In “Madame Butterfly,” master of hard sf and favorite of libertarian fans, James Hogan, contrasts two worlds, that of spacefarers dragging asteroids across the solar system, and day to day events back on earth. This is hard-edged science fiction, yet Hogan manages to squeeze more into a short story than lesser writers could pack into a novel.

William F. Wu gives us a delicate, very reflective tale in “Kwan Tingui.” It is a wonderful, almost lyrical gem, where two individuals meet over tea in a space station, prompted by the desire of one of them to determine if the other is a relative. Robert J. Sawyer offers us another view of a society “in The Hand You’re Dealt”. This detective story involves a puzzling murder, and a resolution that isn't too improbable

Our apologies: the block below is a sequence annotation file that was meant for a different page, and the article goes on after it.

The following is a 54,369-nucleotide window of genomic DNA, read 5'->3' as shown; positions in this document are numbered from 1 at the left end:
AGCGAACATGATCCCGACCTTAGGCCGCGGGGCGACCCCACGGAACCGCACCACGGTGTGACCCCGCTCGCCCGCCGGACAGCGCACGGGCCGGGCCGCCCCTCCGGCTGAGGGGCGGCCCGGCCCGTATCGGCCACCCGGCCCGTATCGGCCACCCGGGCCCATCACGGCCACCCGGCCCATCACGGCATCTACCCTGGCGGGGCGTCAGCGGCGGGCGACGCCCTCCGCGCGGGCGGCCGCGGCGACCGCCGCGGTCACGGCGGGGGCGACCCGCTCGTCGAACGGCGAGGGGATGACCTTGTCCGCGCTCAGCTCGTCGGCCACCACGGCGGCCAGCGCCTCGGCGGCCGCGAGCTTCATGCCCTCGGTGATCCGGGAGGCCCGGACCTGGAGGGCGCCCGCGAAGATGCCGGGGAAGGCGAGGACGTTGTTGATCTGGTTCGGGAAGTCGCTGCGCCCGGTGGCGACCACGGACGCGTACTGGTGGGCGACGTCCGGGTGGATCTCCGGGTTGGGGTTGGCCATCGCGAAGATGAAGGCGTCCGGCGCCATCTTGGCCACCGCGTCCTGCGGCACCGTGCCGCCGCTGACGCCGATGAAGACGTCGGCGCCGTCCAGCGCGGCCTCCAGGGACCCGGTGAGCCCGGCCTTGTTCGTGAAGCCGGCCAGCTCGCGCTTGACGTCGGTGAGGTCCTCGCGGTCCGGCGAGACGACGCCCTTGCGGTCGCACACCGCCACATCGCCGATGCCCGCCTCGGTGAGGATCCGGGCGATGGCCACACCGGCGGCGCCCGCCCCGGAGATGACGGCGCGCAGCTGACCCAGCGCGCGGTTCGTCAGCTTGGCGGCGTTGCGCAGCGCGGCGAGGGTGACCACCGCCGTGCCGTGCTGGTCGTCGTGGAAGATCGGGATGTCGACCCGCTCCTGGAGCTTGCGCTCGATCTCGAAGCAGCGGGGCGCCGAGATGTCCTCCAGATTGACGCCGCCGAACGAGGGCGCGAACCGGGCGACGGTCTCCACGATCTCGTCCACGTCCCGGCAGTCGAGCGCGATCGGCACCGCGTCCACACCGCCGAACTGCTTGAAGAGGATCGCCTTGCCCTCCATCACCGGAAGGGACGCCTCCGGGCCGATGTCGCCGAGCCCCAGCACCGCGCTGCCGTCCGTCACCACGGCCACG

Peter Crowther’s “The Killing of Davis-Davis” is perhaps the strangest story, with unexplained time travel, characters that pop in and out, and an at-times jarring style. John DeChancie’s “Planet in the Balance” is a hilarious, rollicking piece, about a freelance planetologist forced to set down due to an emergency on an isolated planet. The problem is this is a deep ecology planet, where the inhabitants strive for total harmony with nature, and this planetologist converts planets through nanotech. It makes makes an amusing contrast.

Arthur Byron Cover’s “The Performance of a Lifetime” tackles the very idea of freedom, and shows us how a wrong but logical interpretation of a word can lead to tragedy. When a person with a twisted but brilliant mind declares that freedom means to do as one chooses, absent any moral guidelines, a mass murderer is born. To pervert his definition even further, he calls himself an artist and stages each murder to reflect certain ironies and visions. The court scene is a riot, and the ending quite vicious. Still, the aftertaste is quite unpleasant for any libertarian.